> CD-ROM
    >
    > Floppy 3.5"
    >
    > keyboard, monitor (that I share with a cool AB switch with my real
    > system--that's a true virtual OS for you--just toggle the button and
    > you've got the other system)


    That's one of the dumber definitions of "virtual OS"
    I've seen in awhile. Say what one will about MacOSX,
    they do allow a seamless transition from Windows to MacOSX.

    >
    > I'd like (for fun) KDE/Gnome or whatever GUI there is.


    I'd suggest uwm and xsm for you. :-P Just because we like you.

    [rest snipped]
    [*] the actual name was "Pentium", but clearly when "Pentium 2"
    came out, one has to call it something a little clearer. :-)

    --
    #191, ewill3@earthlink.net
    "Your mother was a hamster and your father smelt of
    elderberries!" - Monty Python and the Holy Grail

    --
    Posted via a free Usenet account from http://www.teranews.com


  9. Re: Best Linux distro for this old obsolete hardware system is?

    On Oct 29, 9:07 am, The Ghost In The Machine
    wrote:

    > The Pentium 2 was never released in a 100 MHz version.
    > The lowest clockrate for a P2 shown on
    >
    > http://www.tom.womack.net/x86FAQ/faq_time.html
    >
    > is 233 Mhz, released on 07/05/1997. Pentium 1[*] and
    > Pentium Pro did have 100 MHz versions.
    >


    I think it's a Pentium Pro then. I think it's bus clock is 133 MHz.
    I know it wasn't a Pentium, so it must be a Pro.

    Well, from Tom's Hardware list maybe it's this one:
    01/06/95 Intel Pentium 133 66 Socket 5/7 P54C

    So perhaps a Pentium 1.

    In any event, I've downloaded the Mandrake(sic) distro and if it sucks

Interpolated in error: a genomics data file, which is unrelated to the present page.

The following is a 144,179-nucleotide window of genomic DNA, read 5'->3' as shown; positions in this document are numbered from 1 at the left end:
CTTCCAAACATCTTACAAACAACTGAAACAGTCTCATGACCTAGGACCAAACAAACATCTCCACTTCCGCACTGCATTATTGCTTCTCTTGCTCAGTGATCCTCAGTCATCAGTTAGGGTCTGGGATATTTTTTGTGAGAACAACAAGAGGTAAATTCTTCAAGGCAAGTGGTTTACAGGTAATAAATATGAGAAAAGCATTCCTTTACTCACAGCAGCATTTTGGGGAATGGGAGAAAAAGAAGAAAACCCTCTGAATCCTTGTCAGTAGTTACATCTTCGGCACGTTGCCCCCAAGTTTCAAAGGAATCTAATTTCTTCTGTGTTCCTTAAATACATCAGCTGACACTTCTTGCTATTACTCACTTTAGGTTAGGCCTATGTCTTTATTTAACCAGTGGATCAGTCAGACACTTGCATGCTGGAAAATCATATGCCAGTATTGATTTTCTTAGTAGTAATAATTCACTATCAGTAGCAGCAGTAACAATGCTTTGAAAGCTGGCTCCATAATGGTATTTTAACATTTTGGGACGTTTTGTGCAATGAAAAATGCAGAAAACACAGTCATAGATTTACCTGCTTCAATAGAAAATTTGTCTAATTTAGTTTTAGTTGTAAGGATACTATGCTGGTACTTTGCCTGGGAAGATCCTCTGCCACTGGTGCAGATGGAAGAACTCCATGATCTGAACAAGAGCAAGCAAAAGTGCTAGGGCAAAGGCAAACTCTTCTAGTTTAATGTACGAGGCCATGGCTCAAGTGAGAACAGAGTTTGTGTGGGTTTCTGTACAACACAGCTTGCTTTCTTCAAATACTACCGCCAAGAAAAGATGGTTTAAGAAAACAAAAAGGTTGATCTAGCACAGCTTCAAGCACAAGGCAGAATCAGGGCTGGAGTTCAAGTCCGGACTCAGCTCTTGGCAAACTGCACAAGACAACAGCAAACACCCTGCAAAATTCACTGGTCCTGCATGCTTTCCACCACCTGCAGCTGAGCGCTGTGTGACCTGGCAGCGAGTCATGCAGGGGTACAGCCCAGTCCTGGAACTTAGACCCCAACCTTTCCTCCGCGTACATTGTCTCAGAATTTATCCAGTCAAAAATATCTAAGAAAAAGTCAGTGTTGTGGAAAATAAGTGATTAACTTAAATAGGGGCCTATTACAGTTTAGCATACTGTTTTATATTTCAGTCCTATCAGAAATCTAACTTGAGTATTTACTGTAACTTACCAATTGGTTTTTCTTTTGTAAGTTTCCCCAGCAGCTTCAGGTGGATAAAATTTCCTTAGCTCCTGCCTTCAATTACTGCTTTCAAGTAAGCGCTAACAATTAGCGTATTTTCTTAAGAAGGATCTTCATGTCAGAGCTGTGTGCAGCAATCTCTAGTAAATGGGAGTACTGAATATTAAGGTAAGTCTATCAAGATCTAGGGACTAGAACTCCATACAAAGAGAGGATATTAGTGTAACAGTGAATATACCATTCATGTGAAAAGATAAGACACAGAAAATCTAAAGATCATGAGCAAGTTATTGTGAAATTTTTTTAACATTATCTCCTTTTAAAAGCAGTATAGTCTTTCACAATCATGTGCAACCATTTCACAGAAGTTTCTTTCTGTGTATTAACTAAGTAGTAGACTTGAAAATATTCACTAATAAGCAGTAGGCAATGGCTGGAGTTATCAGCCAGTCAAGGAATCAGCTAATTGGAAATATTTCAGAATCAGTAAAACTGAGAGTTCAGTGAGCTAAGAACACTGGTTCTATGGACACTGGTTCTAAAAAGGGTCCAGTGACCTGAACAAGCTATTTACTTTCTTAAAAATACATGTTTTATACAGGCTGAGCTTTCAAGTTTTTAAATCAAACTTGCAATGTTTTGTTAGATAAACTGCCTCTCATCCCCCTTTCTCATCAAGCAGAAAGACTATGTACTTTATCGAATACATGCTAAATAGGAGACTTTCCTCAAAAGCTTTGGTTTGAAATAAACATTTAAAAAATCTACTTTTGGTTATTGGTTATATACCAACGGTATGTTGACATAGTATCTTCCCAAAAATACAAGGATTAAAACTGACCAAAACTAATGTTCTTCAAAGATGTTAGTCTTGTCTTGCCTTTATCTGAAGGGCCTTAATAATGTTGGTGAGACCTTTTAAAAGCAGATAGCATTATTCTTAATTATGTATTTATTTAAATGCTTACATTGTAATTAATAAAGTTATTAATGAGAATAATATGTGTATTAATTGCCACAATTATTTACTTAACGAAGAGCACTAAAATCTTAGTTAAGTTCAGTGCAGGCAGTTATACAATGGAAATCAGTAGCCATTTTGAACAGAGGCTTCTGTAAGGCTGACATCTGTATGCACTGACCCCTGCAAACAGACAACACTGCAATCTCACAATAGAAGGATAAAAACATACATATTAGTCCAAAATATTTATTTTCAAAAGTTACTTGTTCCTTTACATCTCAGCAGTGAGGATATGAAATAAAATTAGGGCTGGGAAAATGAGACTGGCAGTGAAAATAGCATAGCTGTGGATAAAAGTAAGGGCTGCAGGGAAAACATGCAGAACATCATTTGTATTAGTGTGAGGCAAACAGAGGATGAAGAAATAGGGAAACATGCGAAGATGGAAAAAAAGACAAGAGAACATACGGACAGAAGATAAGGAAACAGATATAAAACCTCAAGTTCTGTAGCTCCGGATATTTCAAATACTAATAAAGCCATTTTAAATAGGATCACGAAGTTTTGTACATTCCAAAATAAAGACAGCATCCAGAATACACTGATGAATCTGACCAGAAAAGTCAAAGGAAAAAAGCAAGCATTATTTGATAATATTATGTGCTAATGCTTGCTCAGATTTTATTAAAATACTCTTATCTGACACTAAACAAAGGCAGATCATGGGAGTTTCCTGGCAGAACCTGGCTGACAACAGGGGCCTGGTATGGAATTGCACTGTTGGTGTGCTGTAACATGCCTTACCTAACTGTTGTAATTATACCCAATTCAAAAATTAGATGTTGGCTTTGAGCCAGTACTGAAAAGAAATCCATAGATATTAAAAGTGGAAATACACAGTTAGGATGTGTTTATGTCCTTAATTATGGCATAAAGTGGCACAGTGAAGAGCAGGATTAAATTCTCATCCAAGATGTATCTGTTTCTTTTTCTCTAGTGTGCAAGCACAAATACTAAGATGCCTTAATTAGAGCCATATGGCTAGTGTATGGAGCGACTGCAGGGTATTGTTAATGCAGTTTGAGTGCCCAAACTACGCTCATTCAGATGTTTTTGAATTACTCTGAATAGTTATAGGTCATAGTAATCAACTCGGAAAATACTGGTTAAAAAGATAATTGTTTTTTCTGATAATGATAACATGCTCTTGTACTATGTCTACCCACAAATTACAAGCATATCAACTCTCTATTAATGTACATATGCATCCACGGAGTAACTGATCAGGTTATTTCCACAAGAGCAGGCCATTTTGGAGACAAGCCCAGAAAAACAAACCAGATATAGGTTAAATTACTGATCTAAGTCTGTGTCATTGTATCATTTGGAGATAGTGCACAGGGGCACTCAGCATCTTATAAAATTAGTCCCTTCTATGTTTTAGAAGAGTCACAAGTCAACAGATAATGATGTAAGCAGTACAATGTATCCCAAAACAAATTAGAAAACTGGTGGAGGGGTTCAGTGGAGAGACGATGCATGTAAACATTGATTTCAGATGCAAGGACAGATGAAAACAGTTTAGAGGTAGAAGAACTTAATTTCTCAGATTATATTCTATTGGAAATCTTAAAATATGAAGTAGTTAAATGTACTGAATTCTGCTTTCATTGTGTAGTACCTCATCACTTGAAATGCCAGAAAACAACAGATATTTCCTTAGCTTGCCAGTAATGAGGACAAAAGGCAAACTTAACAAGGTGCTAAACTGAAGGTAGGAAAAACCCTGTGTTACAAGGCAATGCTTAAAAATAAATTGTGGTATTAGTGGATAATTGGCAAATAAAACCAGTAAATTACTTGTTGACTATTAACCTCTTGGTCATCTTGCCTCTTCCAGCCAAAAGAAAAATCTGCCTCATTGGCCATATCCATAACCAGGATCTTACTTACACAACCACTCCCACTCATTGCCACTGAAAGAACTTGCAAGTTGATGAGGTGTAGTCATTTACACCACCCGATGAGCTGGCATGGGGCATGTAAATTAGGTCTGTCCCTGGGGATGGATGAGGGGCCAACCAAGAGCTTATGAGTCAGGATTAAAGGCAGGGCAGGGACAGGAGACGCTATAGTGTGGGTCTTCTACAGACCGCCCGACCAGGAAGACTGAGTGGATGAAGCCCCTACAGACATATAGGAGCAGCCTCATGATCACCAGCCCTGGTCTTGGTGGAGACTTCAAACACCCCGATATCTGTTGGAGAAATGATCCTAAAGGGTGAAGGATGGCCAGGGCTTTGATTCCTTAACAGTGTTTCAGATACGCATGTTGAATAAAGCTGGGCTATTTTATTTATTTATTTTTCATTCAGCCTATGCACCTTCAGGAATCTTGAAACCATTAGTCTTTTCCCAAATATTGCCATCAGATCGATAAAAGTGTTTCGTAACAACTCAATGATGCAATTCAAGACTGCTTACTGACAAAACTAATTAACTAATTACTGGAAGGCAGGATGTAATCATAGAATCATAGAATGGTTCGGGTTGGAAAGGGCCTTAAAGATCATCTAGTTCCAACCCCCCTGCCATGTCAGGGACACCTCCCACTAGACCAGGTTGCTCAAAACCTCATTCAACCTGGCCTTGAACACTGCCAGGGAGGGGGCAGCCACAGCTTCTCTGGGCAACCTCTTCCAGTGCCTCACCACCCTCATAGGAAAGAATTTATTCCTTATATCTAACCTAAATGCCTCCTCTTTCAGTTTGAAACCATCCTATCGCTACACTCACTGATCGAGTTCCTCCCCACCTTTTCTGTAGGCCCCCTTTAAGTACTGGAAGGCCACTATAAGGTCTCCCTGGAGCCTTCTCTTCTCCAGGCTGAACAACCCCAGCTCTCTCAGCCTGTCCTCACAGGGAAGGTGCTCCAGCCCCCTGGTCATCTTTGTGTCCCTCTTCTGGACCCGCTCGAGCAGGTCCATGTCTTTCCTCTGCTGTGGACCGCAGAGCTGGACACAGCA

you'll be sure to know. Right now I'm busy with other stuff,
    including a simulation program in C# of economics that will win me a
    Nobel next year.

    RL


  10. Re: Best Linux distro for this old obsolete hardware system is?

    In comp.os.linux.advocacy, raylopez99

    wrote
    on Mon, 29 Oct 2007 12:50:08 -0700
    <1193687408.992484.270880@z9g2000hsf.googlegroups.c om>:
    > On Oct 29, 9:07 am, The Ghost In The Machine
    > wrote:
    >
    >> The Pentium 2 was never released in a 100 MHz version.
    >> The lowest clockrate for a P2 shown on
    >>
    >> http://www.tom.womack.net/x86FAQ/faq_time.html
    >>
    >> is 233 Mhz, released on 07/05/1997. Pentium 1[*] and
    >> Pentium Pro did have 100 MHz versions.
    >>

    >
    > I think it's a Pentium Pro then. I think it's bus clock is 133 MHz.
    > I know it wasn't a Pentium, so it must be a Pro.


    Well, next time do your homework, laddie. :-P If nothing else,
    stick a disc in its face and then

    $ cat /proc/cpuinfo

    to see what Linux thinks it is.

    >
    > Well, from Tom's Hardware list maybe it's this one:
    > 01/06/95 Intel Pentium 133 66 Socket 5/7 P54C
    >
    > So perhaps a Pentium 1.
    >
    > In any event, I've downloaded the Mandrake(sic) distro and if it sucks
    > you'll be sure to know.


    No doubt.

    > Right now I'm busy with other stuff,
    > including a simulation program in C# of economics that will win me a
    > Nobel next year.
    >
    > RL
    >


    I have my doubts on that; Nobels (with one exception)
    apparently have a lag of 10-15 years, as far as I can
    tell. So if you develop an excellent C# application
    that perfectly simulates the economics of this year and
    subsequent years, expect a call maybe in the 2017-2022
    time frame, as far as I can tell. :-)

    (The Nobel Peace Price has a lag time of at most 1 year,
    but that's a slightly different prize.)

    --
    #191, ewill3@earthlink.net
    Linux makes one use one's mind.
    Windows just messes with one's head.

    --
    Posted via a free Usenet account from http://www.teranews.com